NMA Article: Things We Do To Our Cars: What’s Worse?
By Eric Peters, Automotive Columnist
Under or over-inflating tires?
A couple extra psi of air pressure in your tires will result in a harsher ride as well as faster tread wear. Tires inflated significantly above the maximum recommended pressure may also pop just like a balloon, especially if the vehicle is overloaded (a truck, say) or driven at high speeds for an extended period of time.
On the other hand, under-inflated tires are more insidious because people rarely over-inflate their tires while under-inflated tires are commonplace — mainly because tires, air valves (and wheels) commonly leak air. Also, the condition often goes unnoticed. A tire has to be really low — maybe even close to flat — before it’s visually obvious. Meanwhile, you’re driving around on a tire (or tires) 5, 10 or even 20 psi below the recommended pressure — which can lead to weird handling/poor braking, even a sudden failure due to the heat build-up (see: Ford-Firestone).
An extra quart in the crankcase? Or down a quart?
Running a quart low is far less potentially damaging than running a quart over. Reason? Excess oil in the crankcase is more than the engine was designed to hold — and that oil has to go somewhere. What happens is it gets turned into a foamy froth as the engine’s reciprocating parts churn it around. This foamy frothy oil is less able to lubricate vital parts — and can also end up where it shouldn’t, which in a modern emissions controlled car can lead to other (expensive) problems.
On the other hand, most engines will not be harmed if run a quart or so low for a little while. Since all internal combustion engines use a certain amount of oil during normal operation, it’s expected the level in the crankcase will occasionally be less than “full.” The engineers who designed the engine know this — and designed in an extra margin of total oil capacity for just this reason.
The key thing is to be sure to check the oil level at least every couple of weeks. You don’t want to run below the safe margin — typically about a quart less than “full” — which could result in catastrophic engine failure and a massive repair bill.
Drive off right away — or “warm it up” a little first?
One of the biggest differences between “old” cars (those built before the widespread adoption of electronic fuel injection and computer controls in the mid-late 1980s) and “modern” cars is the warm-up protocol.
Older cars without computers (and with carburetors) needed more cold-start hand-holding. It often took a couple of minutes for the choke to turn itself off and the engine to settle into a comfortable (and stall-free) idle. With modern cars, warm-up happens much faster. Most owner’s manuals say it’s fine to drive away normally within 30 seconds or so after start-up.
Nonetheless, you’ll do your (modern) car a favor by taking it easy for the first 10-15 minutes of driving. Wear and tear is still highest when the engine is cold — even if a modern car’s cold start drivability is much better than an old car’s. By avoiding full throttle starts and being gentle until the entire car — engine, transmission, brakes, etc. — have reached full normal operating temperature you’ll help the car last longer.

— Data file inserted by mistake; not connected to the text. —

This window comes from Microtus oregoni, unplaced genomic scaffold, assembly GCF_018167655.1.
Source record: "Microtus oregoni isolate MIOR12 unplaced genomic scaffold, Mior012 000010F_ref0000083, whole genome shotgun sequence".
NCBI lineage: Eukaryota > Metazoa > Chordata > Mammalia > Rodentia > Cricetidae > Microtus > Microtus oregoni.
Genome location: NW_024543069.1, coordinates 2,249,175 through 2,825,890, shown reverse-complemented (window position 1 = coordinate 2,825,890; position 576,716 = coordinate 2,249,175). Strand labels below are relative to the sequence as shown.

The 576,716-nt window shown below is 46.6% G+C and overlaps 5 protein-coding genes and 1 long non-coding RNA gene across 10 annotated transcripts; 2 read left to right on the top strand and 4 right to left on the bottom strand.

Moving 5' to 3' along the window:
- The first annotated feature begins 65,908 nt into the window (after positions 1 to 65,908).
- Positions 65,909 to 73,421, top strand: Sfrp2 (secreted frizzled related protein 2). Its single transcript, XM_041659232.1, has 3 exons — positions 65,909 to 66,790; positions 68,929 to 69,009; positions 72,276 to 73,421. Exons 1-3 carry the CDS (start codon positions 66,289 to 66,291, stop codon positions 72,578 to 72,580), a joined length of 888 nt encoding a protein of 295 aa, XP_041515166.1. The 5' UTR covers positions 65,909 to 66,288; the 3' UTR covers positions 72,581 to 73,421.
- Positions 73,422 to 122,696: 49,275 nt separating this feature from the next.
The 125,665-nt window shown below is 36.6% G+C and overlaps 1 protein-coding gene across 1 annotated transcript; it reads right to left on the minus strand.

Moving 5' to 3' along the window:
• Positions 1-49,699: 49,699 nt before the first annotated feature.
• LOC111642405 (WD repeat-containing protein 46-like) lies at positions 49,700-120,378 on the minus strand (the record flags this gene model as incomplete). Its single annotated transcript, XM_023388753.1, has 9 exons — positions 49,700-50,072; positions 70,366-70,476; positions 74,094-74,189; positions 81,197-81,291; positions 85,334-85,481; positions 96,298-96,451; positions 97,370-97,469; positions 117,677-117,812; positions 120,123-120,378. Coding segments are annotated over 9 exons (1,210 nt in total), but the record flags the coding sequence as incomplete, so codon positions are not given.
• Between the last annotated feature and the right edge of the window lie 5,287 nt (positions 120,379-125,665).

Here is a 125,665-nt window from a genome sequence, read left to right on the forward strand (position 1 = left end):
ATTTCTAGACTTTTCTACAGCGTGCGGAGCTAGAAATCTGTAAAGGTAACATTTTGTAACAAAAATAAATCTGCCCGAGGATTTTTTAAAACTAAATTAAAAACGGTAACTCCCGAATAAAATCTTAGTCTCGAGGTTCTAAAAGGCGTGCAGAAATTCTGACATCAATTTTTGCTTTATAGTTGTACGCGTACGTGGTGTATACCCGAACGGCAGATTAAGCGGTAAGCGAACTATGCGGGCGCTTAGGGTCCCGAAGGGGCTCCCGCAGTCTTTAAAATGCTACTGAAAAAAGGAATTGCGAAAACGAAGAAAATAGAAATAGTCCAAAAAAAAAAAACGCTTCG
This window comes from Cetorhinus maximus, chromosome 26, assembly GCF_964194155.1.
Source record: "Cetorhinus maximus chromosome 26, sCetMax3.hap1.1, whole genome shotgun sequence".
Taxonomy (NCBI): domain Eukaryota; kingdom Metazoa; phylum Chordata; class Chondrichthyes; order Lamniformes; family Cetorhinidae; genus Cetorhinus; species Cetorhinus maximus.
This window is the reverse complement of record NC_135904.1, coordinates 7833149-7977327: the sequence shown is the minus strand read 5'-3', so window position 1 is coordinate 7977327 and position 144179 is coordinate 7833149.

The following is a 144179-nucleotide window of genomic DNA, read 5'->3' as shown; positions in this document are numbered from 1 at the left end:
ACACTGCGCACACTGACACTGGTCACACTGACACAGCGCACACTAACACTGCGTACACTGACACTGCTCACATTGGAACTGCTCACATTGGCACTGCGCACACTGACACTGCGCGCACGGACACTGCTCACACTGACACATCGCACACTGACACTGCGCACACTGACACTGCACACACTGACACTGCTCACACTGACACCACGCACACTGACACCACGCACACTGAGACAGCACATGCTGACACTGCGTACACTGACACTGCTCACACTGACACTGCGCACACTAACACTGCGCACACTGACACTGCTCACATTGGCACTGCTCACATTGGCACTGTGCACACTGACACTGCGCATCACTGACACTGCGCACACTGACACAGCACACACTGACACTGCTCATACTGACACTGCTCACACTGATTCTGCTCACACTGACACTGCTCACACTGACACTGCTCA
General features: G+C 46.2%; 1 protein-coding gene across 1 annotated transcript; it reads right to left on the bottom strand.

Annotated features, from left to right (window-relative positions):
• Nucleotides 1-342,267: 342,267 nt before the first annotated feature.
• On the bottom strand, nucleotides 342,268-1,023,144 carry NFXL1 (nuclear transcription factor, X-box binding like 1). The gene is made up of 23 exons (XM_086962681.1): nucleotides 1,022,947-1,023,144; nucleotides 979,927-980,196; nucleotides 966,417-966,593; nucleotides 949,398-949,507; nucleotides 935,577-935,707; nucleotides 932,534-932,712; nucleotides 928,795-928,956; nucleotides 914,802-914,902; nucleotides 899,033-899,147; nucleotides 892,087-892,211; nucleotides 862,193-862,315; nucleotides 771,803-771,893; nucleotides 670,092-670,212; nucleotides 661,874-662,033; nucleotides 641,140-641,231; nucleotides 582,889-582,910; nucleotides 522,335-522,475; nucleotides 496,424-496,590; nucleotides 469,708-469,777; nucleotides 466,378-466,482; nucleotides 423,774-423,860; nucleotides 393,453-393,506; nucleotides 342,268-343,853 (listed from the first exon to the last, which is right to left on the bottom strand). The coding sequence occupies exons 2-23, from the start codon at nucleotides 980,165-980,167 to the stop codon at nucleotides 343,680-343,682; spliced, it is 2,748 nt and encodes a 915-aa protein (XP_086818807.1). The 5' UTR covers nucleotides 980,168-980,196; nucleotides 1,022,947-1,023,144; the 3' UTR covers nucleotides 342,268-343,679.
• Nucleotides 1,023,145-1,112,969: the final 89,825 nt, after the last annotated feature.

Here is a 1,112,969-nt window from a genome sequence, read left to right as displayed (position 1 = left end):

Tip: If your vehicle has a manual transmission, let the clutch out (with the transmission in neutral) during that initial 30 seconds after start-up. This will circulate gear lube inside the transmission, coating all the critical parts. Reduced wear and tear — and easier shifting — will be your reward. (Automatic transmissions do this automatically, whenever the engine is running and no matter what gear the vehicle is in — so you don’t need to do anything.)
Ride the brakes — or “gear down”?
Descending a steep grade, which is smarter: Using the brakes to keep the car from picking up too much speed? Or downshifting to a lower gear and using engine braking to achieve the same thing?
Replacement brake pads (and even calipers and rotors, etc.) are a lot cheaper, usually, than a new clutch or rebuilt transmission. So the argument from the economical perspective is: Use the brakes — and save the wear and tear on your clutch/transmission.
On the other hand, how much is your life worth? Riding the brakes for extended periods on steep downhill grades may heat them up to the point that braking power starts to fade. If that happens, you won’t be able to stop the car as quickly (maybe not at all) if an unexpected emergency situation comes up. Cars with high-performance brake pads/systems are more fade-resistant, but they’re not immune from this problem, either.
So, it’s more sensible to put the transmission in a lower gear to keep the car from building up too much speed on extended downhills.
If your car has an automatic, going from “OD” to “D” (or just turning off the overdrive by pushing the button, if applicable) is usually sufficient, but you can always go down one more to 3 or even 2 if need be. With a manual, downshift to the gear that maintains the speed you want without your needing to ride the brakes.
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